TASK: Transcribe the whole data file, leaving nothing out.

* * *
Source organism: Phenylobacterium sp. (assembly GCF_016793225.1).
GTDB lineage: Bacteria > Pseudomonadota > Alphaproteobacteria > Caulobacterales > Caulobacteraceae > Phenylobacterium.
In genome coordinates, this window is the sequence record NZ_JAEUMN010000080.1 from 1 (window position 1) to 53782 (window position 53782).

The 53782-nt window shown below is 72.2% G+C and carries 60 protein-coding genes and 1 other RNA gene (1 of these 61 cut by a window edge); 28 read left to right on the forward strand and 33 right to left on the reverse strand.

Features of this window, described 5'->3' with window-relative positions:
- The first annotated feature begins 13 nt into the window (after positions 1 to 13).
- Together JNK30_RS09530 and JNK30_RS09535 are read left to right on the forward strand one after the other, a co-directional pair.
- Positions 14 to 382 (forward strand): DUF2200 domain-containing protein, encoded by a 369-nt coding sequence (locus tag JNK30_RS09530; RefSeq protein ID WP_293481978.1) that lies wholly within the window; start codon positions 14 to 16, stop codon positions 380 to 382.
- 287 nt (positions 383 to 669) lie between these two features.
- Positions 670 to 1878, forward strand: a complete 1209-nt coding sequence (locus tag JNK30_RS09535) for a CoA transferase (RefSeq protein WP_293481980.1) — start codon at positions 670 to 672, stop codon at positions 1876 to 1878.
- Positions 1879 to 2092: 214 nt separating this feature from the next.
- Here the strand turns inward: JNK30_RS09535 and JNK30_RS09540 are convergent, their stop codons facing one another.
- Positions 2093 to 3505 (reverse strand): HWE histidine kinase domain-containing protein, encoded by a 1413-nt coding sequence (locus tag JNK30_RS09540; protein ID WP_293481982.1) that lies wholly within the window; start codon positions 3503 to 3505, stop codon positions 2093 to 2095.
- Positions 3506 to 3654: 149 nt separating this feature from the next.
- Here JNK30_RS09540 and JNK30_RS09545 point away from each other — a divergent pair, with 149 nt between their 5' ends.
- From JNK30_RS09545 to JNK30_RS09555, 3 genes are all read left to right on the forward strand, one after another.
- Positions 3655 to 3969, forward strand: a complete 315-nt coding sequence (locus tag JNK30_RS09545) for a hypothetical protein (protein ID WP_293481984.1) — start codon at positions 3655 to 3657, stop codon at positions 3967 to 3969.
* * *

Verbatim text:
Source organism: Phenylobacterium sp. (assembly GCF_016793225.1).
GTDB lineage: Bacteria > Pseudomonadota > Alphaproteobacteria > Caulobacterales > Caulobacteraceae > Phenylobacterium.
In genome coordinates, this window is the sequence record NZ_JAEUMN010000080.1 from 1 (window position 1) to 53782 (window position 53782).

The 53782-nt window shown below is 72.2% G+C and carries 60 protein-coding genes and 1 other RNA gene (1 of these 61 cut by a window edge); 28 read left to right on the forward strand and 33 right to left on the reverse strand.

Features of this window, described 5'->3' with window-relative positions:
- The first annotated feature begins 13 nt into the window (after positions 1 to 13).
- Together JNK30_RS09530 and JNK30_RS09535 are read left to right on the forward strand one after the other, a co-directional pair.
- Positions 14 to 382 (forward strand): DUF2200 domain-containing protein, encoded by a 369-nt coding sequence (locus tag JNK30_RS09530; RefSeq protein ID WP_293481978.1) that lies wholly within the window; start codon positions 14 to 16, stop codon positions 380 to 382.
- 287 nt (positions 383 to 669) lie between these two features.
- Positions 670 to 1878, forward strand: a complete 1209-nt coding sequence (locus tag JNK30_RS09535) for a CoA transferase (RefSeq protein WP_293481980.1) — start codon at positions 670 to 672, stop codon at positions 1876 to 1878.
- Positions 1879 to 2092: 214 nt separating this feature from the next.
- Here the strand turns inward: JNK30_RS09535 and JNK30_RS09540 are convergent, their stop codons facing one another.
- Positions 2093 to 3505 (reverse strand): HWE histidine kinase domain-containing protein, encoded by a 1413-nt coding sequence (locus tag JNK30_RS09540; protein ID WP_293481982.1) that lies wholly within the window; start codon positions 3503 to 3505, stop codon positions 2093 to 2095.
- Positions 3506 to 3654: 149 nt separating this feature from the next.
- Here JNK30_RS09540 and JNK30_RS09545 point away from each other — a divergent pair, with 149 nt between their 5' ends.
- From JNK30_RS09545 to JNK30_RS09555, 3 genes are all read left to right on the forward strand, one after another.
- Positions 3655 to 3969, forward strand: a complete 315-nt coding sequence (locus tag JNK30_RS09545) for a hypothetical protein (protein ID WP_293481984.1) — start codon at positions 3655 to 3657, stop codon at positions 3967 to 3969.